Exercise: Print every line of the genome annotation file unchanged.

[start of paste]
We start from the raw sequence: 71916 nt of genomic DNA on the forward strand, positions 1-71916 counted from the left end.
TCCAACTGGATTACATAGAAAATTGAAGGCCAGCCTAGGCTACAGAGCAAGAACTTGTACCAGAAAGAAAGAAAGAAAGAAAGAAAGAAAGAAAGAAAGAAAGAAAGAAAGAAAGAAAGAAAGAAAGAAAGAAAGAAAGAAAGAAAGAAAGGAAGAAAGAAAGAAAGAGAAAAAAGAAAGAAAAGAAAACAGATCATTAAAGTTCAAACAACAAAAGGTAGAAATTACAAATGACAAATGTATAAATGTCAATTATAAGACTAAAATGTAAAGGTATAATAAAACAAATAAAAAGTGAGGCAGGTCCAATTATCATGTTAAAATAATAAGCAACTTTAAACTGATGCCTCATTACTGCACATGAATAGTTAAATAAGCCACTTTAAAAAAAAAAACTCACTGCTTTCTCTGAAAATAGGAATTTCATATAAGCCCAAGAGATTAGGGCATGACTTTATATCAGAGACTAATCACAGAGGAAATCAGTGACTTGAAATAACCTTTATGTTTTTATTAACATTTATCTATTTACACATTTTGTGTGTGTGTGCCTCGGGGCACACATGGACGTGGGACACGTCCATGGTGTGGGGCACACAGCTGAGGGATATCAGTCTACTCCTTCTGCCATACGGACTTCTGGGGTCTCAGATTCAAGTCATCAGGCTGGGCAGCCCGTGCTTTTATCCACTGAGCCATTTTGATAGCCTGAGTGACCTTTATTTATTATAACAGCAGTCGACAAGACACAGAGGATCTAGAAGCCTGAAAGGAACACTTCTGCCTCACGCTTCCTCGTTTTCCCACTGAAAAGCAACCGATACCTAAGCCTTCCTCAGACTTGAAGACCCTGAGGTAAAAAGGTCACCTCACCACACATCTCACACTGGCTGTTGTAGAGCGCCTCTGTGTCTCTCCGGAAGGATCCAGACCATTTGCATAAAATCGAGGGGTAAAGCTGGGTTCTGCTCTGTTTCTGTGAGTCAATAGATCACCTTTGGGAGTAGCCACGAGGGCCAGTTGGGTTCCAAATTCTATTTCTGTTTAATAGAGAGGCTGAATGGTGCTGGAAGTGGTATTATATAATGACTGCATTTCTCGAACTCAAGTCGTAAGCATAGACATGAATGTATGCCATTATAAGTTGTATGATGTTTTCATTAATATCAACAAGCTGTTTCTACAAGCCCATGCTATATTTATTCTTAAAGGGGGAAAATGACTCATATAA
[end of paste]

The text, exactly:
We start from the raw sequence: 71916 nt of genomic DNA on the forward strand, positions 1-71916 counted from the left end.
TCCAACTGGATTACATAGAAAATTGAAGGCCAGCCTAGGCTACAGAGCAAGAACTTGTACCAGAAAGAAAGAAAGAAAGAAAGAAAGAAAGAAAGAAAGAAAGAAAGAAAGAAAGAAAGAAAGAAAGAAAGAAAGAAAGAAAGAAAGAAAGGAAGAAAGAAAGAAAGAGAAAAAAGAAAGAAAAGAAAACAGATCATTAAAGTTCAAACAACAAAAGGTAGAAATTACAAATGACAAATGTATAAATGTCAATTATAAGACTAAAATGTAAAGGTATAATAAAACAAATAAAAAGTGAGGCAGGTCCAATTATCATGTTAAAATAATAAGCAACTTTAAACTGATGCCTCATTACTGCACATGAATAGTTAAATAAGCCACTTTAAAAAAAAAAACTCACTGCTTTCTCTGAAAATAGGAATTTCATATAAGCCCAAGAGATTAGGGCATGACTTTATATCAGAGACTAATCACAGAGGAAATCAGTGACTTGAAATAACCTTTATGTTTTTATTAACATTTATCTATTTACACATTTTGTGTGTGTGTGCCTCGGGGCACACATGGACGTGGGACACGTCCATGGTGTGGGGCACACAGCTGAGGGATATCAGTCTACTCCTTCTGCCATACGGACTTCTGGGGTCTCAGATTCAAGTCATCAGGCTGGGCAGCCCGTGCTTTTATCCACTGAGCCATTTTGATAGCCTGAGTGACCTTTATTTATTATAACAGCAGTCGACAAGACACAGAGGATCTAGAAGCCTGAAAGGAACACTTCTGCCTCACGCTTCCTCGTTTTCCCACTGAAAAGCAACCGATACCTAAGCCTTCCTCAGACTTGAAGACCCTGAGGTAAAAAGGTCACCTCACCACACATCTCACACTGGCTGTTGTAGAGCGCCTCTGTGTCTCTCCGGAAGGATCCAGACCATTTGCATAAAATCGAGGGGTAAAGCTGGGTTCTGCTCTGTTTCTGTGAGTCAATAGATCACCTTTGGGAGTAGCCACGAGGGCCAGTTGGGTTCCAAATTCTATTTCTGTTTAATAGAGAGGCTGAATGGTGCTGGAAGTGGTATTATATAATGACTGCATTTCTCGAACTCAAGTCGTAAGCATAGACATGAATGTATGCCATTATAAGTTGTATGATGTTTTCATTAATATCAACAAGCTGTTTCTACAAGCCCATGCTATATTTATTCTTAAAGGGGGAAAATGACTCATATAA